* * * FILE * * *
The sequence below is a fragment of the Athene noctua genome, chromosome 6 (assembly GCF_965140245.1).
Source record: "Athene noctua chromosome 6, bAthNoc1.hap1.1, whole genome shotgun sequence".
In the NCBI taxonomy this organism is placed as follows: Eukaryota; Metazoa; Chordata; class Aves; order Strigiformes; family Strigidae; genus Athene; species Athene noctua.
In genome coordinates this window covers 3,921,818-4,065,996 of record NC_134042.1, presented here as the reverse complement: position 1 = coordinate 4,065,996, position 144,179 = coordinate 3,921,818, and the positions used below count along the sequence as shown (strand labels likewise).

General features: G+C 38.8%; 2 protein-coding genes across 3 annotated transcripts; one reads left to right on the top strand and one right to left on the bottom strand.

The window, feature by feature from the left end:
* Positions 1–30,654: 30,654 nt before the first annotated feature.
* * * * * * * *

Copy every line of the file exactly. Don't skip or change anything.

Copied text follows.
The sequence below is a fragment of the Athene noctua genome, chromosome 6 (assembly GCF_965140245.1).
Source record: "Athene noctua chromosome 6, bAthNoc1.hap1.1, whole genome shotgun sequence".
In the NCBI taxonomy this organism is placed as follows: Eukaryota; Metazoa; Chordata; class Aves; order Strigiformes; family Strigidae; genus Athene; species Athene noctua.
In genome coordinates this window covers 3,921,818-4,065,996 of record NC_134042.1, presented here as the reverse complement: position 1 = coordinate 4,065,996, position 144,179 = coordinate 3,921,818, and the positions used below count along the sequence as shown (strand labels likewise).

General features: G+C 38.8%; 2 protein-coding genes across 3 annotated transcripts; one reads left to right on the top strand and one right to left on the bottom strand.

The window, feature by feature from the left end:
* Positions 1–30,654: 30,654 nt before the first annotated feature.